Praise the LORD, O my soul;
I will praise the LORD all my life;
I will sing praise to my God while I live.
The LORD keeps faith forever,
secures justice for the oppressed,
gives food to the hungry.
The LORD sets captives free.
The LORD gives sight to the blind.
The LORD raises up those who are bowed down;
the LORD loves the just.
The LORD protects strangers.
The fatherless and the widow he sustains,
but the way of the wicked he thwarts
The LORD shall reign forever,
your God, O Zion, through all generations! Alleluia.
(Psalm 146:1-2, 6-7, 8-10)
A hymn of someone who has learned there is no other source of strength except the merciful God. Only God, not mortal human beings (Ps 146:3–4), can help vulnerable and oppressed people (Ps 146:5–9).
146:1–2. The psalmist’s words sound particularly forceful if one thinks about the brevity of life on earth: “The contemplative life of the Prophet compels him—if such an expression may be used—to place himself at the end of time. There, seeing the frailty of all things, which because they are of this world wither with age, he dedicates himself to giving praise to God. The end of the world will come quickly to us all: it will come at the moment of our death, when the ties that bind us to everything around us are severed. We will then turn our desires to the activity that will be ours eternally—the giving of praise” (Cassidorus, Expositio psalmorum, 146).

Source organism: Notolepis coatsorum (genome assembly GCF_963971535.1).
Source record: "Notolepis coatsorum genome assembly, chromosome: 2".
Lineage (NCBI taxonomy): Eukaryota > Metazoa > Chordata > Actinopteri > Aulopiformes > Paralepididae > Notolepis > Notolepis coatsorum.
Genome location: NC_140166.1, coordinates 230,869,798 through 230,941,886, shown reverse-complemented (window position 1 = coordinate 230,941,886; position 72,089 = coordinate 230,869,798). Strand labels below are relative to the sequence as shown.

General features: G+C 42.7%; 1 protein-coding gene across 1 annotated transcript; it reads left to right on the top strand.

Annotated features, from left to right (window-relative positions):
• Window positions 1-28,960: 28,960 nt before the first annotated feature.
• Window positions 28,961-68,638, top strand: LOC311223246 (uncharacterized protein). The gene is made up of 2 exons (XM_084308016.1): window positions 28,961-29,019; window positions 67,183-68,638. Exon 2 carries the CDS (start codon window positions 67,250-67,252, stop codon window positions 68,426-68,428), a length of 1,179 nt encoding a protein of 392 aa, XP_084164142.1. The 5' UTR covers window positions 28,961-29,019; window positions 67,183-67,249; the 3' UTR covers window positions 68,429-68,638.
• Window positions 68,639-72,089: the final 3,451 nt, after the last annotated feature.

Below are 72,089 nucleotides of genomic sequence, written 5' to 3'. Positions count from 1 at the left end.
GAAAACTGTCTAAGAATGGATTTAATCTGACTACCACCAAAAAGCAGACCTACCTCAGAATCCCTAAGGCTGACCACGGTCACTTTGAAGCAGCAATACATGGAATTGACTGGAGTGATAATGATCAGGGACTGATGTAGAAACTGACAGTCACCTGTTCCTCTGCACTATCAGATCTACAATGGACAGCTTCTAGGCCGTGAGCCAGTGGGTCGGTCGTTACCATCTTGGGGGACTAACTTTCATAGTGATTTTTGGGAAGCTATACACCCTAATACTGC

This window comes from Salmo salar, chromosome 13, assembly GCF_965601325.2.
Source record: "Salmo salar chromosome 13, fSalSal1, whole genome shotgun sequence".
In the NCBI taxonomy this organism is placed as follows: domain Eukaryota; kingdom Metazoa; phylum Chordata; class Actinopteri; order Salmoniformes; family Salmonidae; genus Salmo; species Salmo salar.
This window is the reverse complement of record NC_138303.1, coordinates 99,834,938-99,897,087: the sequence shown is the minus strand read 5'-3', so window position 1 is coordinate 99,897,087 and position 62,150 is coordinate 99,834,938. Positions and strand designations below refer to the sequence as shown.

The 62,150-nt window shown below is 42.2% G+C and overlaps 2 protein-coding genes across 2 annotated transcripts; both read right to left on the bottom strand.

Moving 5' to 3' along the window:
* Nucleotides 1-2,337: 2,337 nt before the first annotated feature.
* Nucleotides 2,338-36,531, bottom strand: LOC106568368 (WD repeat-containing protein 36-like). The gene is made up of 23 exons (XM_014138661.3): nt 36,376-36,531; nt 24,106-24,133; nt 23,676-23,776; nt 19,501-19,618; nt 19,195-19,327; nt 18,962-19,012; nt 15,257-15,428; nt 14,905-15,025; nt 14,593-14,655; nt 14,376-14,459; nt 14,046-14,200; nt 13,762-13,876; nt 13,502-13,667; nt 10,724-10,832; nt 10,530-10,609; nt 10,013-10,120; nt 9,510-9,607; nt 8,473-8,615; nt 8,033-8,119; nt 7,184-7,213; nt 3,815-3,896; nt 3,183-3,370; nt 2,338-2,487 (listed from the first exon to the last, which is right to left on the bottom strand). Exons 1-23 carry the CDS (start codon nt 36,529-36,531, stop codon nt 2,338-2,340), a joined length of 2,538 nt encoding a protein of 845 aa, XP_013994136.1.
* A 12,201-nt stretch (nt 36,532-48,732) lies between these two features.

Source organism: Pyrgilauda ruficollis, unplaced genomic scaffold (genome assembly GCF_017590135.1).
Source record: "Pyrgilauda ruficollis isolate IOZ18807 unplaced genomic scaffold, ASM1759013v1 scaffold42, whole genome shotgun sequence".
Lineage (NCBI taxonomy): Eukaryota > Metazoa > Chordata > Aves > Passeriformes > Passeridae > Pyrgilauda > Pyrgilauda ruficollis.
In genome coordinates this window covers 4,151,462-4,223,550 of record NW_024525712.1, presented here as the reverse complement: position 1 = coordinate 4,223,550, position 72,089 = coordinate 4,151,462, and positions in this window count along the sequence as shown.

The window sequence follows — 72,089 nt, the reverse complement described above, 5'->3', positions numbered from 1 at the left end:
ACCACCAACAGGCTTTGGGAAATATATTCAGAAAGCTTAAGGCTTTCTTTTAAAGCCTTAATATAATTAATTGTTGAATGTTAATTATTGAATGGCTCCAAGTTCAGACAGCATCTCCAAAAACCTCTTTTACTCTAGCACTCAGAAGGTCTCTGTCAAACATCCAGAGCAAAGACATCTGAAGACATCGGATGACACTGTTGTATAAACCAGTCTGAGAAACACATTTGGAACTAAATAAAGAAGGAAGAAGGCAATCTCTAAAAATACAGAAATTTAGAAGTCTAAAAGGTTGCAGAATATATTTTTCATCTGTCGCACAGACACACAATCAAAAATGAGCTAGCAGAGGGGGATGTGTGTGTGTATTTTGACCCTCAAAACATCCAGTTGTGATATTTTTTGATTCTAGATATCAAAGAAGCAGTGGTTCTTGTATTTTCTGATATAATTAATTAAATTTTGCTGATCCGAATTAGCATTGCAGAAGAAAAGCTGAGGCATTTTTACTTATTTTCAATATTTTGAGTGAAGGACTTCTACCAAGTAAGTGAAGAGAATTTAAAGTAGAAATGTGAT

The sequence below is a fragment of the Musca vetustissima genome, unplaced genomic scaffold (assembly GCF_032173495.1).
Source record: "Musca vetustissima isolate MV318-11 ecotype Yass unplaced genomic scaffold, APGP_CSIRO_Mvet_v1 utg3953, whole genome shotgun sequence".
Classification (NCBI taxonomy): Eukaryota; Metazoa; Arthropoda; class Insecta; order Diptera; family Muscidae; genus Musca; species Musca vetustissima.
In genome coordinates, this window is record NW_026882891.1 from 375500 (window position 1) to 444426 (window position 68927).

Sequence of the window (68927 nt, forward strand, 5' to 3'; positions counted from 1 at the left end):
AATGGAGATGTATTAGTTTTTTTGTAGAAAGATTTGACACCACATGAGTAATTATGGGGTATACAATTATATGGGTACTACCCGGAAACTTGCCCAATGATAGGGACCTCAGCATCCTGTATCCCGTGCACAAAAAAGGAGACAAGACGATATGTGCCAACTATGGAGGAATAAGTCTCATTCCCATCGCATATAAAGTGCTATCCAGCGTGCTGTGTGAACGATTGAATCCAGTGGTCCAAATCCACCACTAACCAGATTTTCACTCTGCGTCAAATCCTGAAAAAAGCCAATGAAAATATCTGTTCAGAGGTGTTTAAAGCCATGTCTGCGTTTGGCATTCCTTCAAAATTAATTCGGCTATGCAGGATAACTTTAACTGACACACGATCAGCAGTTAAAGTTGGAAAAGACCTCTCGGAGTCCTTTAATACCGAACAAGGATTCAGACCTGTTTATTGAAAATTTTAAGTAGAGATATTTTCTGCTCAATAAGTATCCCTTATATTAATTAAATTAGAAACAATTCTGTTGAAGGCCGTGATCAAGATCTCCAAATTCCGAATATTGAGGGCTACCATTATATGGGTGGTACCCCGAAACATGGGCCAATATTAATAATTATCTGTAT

146:5–9. Man may be frail, but God is powerful. The God proclaimed here is the God of Israel (“of Jacob”: cf. Ps 46:7); there is no other: he is the maker of all things. Moreover, it is he who shows mercy to those in every kind of need (vv. 7–9). Therefore he can always be relied on.
146:10. The psalmist’s God (“my God”: v. 2), is the God of Israel (v. 5) and the God of Zion (“thy God”: v. 10), of Jerusalem, to whom he proclaims God’s eternal kingdom.
The contrast between God and humankind is often used in psalms as a way of dealing with the problem of fear before human threats: Trust God and be unafraid of mortals. Here the contrast is used to address the problem of trusting in leaders to save us from the predicaments of human and historical existence.
The problem with human leaders is that they don’t “keep faith forever”; their plans and projects die with them. With their death the hopes of those who trusted in them are dashed. Perhaps Israel’s experience with its leaders is reflected in this wisdom. Their kings and officials were unable to deliver them from the dangers of existence and history. The exile set its seal on their ultimate inability.
The psalm does not say that leaders are unnecessary or not useful. It does warn against trusting them for salvation. Hope based on what passes away is doomed to disappointment. The temptation to put ultimate trust for salvation in human leaders and institutions is perennial. In Psalm 146, praise becomes a critique of such misplaced trust and a proclamation of the only right use of trust—in God who keeps faith!
– James Mays
May the virtues of faith, hope, and love go with you today – DV.